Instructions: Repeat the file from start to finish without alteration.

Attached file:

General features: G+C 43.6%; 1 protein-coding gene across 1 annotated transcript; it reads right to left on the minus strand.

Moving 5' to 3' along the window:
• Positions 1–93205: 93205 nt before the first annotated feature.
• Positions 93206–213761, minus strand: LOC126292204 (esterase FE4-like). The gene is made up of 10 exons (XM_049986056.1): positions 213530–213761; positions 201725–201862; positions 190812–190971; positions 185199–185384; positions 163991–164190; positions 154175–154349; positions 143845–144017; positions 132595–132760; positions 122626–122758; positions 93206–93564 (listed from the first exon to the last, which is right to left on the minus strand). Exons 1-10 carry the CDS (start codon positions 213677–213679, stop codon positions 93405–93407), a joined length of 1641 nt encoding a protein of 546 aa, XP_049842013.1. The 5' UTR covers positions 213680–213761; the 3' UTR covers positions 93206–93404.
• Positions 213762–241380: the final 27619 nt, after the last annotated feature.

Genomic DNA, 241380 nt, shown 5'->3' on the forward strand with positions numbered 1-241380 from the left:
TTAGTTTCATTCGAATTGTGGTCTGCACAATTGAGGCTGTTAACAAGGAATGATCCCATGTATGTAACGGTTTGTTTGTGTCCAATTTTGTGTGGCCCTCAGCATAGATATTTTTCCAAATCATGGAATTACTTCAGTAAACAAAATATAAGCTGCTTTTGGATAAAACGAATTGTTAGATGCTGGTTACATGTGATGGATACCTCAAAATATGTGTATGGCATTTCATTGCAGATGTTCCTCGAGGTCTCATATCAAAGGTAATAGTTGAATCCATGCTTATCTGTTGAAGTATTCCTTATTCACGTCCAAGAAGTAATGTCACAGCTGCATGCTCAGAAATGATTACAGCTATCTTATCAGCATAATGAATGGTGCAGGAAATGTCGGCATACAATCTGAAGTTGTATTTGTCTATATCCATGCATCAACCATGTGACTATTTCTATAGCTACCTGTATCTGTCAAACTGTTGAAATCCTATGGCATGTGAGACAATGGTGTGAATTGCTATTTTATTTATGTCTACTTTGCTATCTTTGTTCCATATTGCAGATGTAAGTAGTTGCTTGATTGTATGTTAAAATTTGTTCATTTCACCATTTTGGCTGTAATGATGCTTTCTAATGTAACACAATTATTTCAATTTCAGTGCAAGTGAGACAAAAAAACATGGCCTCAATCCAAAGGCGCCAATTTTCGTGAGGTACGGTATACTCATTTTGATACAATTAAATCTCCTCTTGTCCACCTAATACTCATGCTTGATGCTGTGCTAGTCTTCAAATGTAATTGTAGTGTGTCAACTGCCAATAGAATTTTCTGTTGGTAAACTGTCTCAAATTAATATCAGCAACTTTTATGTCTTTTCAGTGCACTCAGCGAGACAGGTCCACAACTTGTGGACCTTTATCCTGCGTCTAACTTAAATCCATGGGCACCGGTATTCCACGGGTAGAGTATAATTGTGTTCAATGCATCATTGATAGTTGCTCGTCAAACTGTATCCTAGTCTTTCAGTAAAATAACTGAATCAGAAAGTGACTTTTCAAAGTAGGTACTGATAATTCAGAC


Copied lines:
General features: G+C 43.6%; 1 protein-coding gene across 1 annotated transcript; it reads right to left on the minus strand.

Moving 5' to 3' along the window:
• Positions 1–93205: 93205 nt before the first annotated feature.
• Positions 93206–213761, minus strand: LOC126292204 (esterase FE4-like). The gene is made up of 10 exons (XM_049986056.1): positions 213530–213761; positions 201725–201862; positions 190812–190971; positions 185199–185384; positions 163991–164190; positions 154175–154349; positions 143845–144017; positions 132595–132760; positions 122626–122758; positions 93206–93564 (listed from the first exon to the last, which is right to left on the minus strand). Exons 1-10 carry the CDS (start codon positions 213677–213679, stop codon positions 93405–93407), a joined length of 1641 nt encoding a protein of 546 aa, XP_049842013.1. The 5' UTR covers positions 213680–213761; the 3' UTR covers positions 93206–93404.
• Positions 213762–241380: the final 27619 nt, after the last annotated feature.

Genomic DNA, 241380 nt, shown 5'->3' on the forward strand with positions numbered 1-241380 from the left:
TTAGTTTCATTCGAATTGTGGTCTGCACAATTGAGGCTGTTAACAAGGAATGATCCCATGTATGTAACGGTTTGTTTGTGTCCAATTTTGTGTGGCCCTCAGCATAGATATTTTTCCAAATCATGGAATTACTTCAGTAAACAAAATATAAGCTGCTTTTGGATAAAACGAATTGTTAGATGCTGGTTACATGTGATGGATACCTCAAAATATGTGTATGGCATTTCATTGCAGATGTTCCTCGAGGTCTCATATCAAAGGTAATAGTTGAATCCATGCTTATCTGTTGAAGTATTCCTTATTCACGTCCAAGAAGTAATGTCACAGCTGCATGCTCAGAAATGATTACAGCTATCTTATCAGCATAATGAATGGTGCAGGAAATGTCGGCATACAATCTGAAGTTGTATTTGTCTATATCCATGCATCAACCATGTGACTATTTCTATAGCTACCTGTATCTGTCAAACTGTTGAAATCCTATGGCATGTGAGACAATGGTGTGAATTGCTATTTTATTTATGTCTACTTTGCTATCTTTGTTCCATATTGCAGATGTAAGTAGTTGCTTGATTGTATGTTAAAATTTGTTCATTTCACCATTTTGGCTGTAATGATGCTTTCTAATGTAACACAATTATTTCAATTTCAGTGCAAGTGAGACAAAAAAACATGGCCTCAATCCAAAGGCGCCAATTTTCGTGAGGTACGGTATACTCATTTTGATACAATTAAATCTCCTCTTGTCCACCTAATACTCATGCTTGATGCTGTGCTAGTCTTCAAATGTAATTGTAGTGTGTCAACTGCCAATAGAATTTTCTGTTGGTAAACTGTCTCAAATTAATATCAGCAACTTTTATGTCTTTTCAGTGCACTCAGCGAGACAGGTCCACAACTTGTGGACCTTTATCCTGCGTCTAACTTAAATCCATGGGCACCGGTATTCCACGGGTAGAGTATAATTGTGTTCAATGCATCATTGATAGTTGCTCGTCAAACTGTATCCTAGTCTTTCAGTAAAATAACTGAATCAGAAAGTGACTTTTCAAAGTAGGTACTGATAATTCAGAC